This post is part of a series wherein I blog my way through studying for the doctoral certification exam in the Communication, Media, and Learning Technologies Design Program at Teachers College, Columbia University. Read the first post here.
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I missed yesterday so I could push hard on a journal article and finish a video I’m excited to post soon, but I’m back in the saddle today to start writing about theories of identity.
The place where most people interested in identity and the Internet begin is Erving Goffman’s Presentation of the Self in Everyday Life. It is a delightful read—a bit old fashioned and hegemonic, to be sure, but lucid and provocative and mostly right, I think.
Goffman uses the metaphor of players onstage (and backstage) to explore the ways we “perform” identity in public (and private). Onstage we engage in “impression management”; we wear the mask associated with our performance; we adhere rigidly to a carefully cultivated script. Backstage we let our guard down a bit, attend to biological needs, engage in “coarser” banter. But there are “standards of decorum” here too, albeit different ones.
I like the way Goffman writes about the This Is Water phenomenon:
In the study of social establishments it is important to describe the standards of decorum; it is difficult to do so because informants and students tend to take many of these standards for granted not realizing they have done so until an accident, or crisis, or peculiar circumstance occurs. (p. 68)
Making tacit social practices explicit is, of course, what makes “social turn” disciplines both rich and challenging. In particular, the process is precisely the “stuff of learning” in Lave and Wenger’s situated account of cognition.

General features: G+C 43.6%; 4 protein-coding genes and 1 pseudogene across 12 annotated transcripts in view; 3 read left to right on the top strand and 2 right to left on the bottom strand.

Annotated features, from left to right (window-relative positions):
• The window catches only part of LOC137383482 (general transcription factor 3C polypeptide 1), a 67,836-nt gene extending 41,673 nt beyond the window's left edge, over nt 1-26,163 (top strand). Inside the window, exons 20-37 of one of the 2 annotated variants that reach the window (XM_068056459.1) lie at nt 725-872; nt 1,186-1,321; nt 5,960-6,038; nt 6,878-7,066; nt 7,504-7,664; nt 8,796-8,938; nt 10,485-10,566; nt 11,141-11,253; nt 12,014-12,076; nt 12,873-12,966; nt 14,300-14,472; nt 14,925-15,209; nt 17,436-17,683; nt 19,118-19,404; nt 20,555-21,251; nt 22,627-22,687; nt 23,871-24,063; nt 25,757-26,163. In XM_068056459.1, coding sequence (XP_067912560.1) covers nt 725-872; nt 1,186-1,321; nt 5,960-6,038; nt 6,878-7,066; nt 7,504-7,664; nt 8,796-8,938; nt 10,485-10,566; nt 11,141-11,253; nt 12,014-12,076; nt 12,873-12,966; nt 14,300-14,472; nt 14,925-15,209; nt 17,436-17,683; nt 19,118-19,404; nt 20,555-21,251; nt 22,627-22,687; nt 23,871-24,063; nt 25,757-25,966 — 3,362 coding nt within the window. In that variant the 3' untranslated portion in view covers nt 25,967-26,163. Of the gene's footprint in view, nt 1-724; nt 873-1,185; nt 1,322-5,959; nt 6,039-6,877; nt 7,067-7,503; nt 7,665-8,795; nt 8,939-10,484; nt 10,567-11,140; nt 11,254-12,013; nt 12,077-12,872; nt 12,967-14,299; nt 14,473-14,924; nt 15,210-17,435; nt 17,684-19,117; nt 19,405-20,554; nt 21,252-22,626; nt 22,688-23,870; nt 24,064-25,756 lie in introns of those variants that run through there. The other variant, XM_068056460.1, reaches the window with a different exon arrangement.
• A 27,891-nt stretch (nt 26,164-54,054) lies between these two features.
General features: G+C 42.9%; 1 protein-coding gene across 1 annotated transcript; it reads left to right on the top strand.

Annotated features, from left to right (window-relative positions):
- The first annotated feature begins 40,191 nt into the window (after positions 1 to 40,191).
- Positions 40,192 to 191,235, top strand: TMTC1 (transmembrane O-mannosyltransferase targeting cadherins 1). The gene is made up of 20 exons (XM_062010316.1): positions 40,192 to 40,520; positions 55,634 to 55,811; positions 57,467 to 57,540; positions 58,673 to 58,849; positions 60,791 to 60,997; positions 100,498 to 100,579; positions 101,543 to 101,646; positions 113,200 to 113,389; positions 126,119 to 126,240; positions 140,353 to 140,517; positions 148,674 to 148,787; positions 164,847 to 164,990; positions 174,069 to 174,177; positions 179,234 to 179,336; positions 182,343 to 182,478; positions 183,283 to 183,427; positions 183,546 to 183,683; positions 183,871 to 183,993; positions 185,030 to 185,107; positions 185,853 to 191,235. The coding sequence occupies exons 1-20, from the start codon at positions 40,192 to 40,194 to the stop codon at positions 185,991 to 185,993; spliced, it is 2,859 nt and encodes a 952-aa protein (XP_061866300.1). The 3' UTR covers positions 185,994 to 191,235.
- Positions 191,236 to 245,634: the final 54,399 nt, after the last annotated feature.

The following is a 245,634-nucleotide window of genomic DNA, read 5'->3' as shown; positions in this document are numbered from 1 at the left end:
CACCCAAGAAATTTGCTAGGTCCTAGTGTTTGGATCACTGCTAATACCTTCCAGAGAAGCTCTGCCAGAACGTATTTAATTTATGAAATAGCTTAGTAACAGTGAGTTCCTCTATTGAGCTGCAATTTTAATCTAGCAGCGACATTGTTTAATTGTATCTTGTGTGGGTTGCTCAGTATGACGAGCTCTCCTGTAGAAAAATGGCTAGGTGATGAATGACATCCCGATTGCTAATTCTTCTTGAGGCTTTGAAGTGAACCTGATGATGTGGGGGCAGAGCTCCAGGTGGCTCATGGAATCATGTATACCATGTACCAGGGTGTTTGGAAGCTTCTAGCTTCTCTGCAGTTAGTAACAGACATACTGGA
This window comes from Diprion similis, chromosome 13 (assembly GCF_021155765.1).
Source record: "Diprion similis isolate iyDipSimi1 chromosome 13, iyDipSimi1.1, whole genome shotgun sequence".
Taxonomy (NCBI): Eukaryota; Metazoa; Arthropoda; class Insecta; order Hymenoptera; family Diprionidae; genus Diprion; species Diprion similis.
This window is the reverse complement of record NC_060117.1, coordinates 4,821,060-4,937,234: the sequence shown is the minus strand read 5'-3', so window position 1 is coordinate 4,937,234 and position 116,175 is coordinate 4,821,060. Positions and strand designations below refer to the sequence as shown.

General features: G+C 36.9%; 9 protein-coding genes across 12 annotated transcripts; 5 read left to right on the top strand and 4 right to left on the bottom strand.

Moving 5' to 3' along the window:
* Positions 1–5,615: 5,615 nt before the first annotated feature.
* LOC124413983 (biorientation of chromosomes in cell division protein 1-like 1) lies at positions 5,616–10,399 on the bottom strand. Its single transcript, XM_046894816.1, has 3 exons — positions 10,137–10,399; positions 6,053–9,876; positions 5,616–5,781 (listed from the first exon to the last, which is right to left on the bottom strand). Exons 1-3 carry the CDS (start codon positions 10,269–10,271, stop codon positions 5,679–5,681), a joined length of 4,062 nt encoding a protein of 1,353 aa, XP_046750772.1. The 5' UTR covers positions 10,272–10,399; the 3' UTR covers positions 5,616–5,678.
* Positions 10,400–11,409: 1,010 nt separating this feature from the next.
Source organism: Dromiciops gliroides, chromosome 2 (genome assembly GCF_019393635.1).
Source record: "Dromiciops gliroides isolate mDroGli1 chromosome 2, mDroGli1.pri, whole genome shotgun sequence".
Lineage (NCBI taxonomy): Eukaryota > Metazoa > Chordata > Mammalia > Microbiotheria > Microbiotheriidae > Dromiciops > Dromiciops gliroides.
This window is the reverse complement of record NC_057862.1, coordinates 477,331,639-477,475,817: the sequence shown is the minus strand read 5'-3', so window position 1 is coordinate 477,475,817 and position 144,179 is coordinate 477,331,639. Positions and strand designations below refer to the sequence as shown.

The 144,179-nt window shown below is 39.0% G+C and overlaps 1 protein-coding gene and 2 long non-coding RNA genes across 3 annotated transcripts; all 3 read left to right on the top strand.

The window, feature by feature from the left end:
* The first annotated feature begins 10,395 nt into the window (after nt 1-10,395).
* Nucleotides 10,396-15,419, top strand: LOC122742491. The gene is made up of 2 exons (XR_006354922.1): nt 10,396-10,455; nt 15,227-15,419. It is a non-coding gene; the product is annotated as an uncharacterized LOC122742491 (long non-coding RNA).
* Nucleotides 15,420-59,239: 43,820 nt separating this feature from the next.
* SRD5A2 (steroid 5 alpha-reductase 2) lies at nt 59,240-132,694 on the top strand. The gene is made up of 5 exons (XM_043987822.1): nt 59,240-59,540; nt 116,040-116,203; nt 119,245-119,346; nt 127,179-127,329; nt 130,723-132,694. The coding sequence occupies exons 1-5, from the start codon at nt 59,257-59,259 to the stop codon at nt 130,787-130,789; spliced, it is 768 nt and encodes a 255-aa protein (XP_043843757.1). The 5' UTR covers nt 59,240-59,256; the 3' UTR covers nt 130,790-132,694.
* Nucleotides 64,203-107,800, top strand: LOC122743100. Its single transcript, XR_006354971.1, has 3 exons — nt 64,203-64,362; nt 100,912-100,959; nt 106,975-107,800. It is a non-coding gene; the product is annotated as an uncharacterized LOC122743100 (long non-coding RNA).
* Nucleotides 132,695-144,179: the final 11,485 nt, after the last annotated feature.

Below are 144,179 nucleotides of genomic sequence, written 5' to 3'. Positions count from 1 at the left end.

Germane to my interest in religious spaces and how they shape the learning that happens there is Goffman’s account of the materiality of these regions.
The decorations and permanent fixtures in a place where a particular performance is usually given, as well as the performers and performance usually found in it, tend to fix a kind of spell over it; even when the customary performance is not being given in it, the place tends to retain some of its front region character. Thus a cathedral and a schoolroom retain something of their tone even when only repairmen are present, and while these men may not behave reverently while doing their work, their irreverence tends to be of a structured kind, specific ally oriented to what in some sense they ought to be feeling but are not. (p. 76)
The mobility afforded by Digital Storytelling on iPads, etc., strikes me as interesting in this regard. What would it be like to hold a faith-based digital storytelling workshop in a Sunday school room? Or better yet a Cathedral? How might the “spell” interfere with or enrich the learning? I don’t have a hypothesis, but I definitely want to know.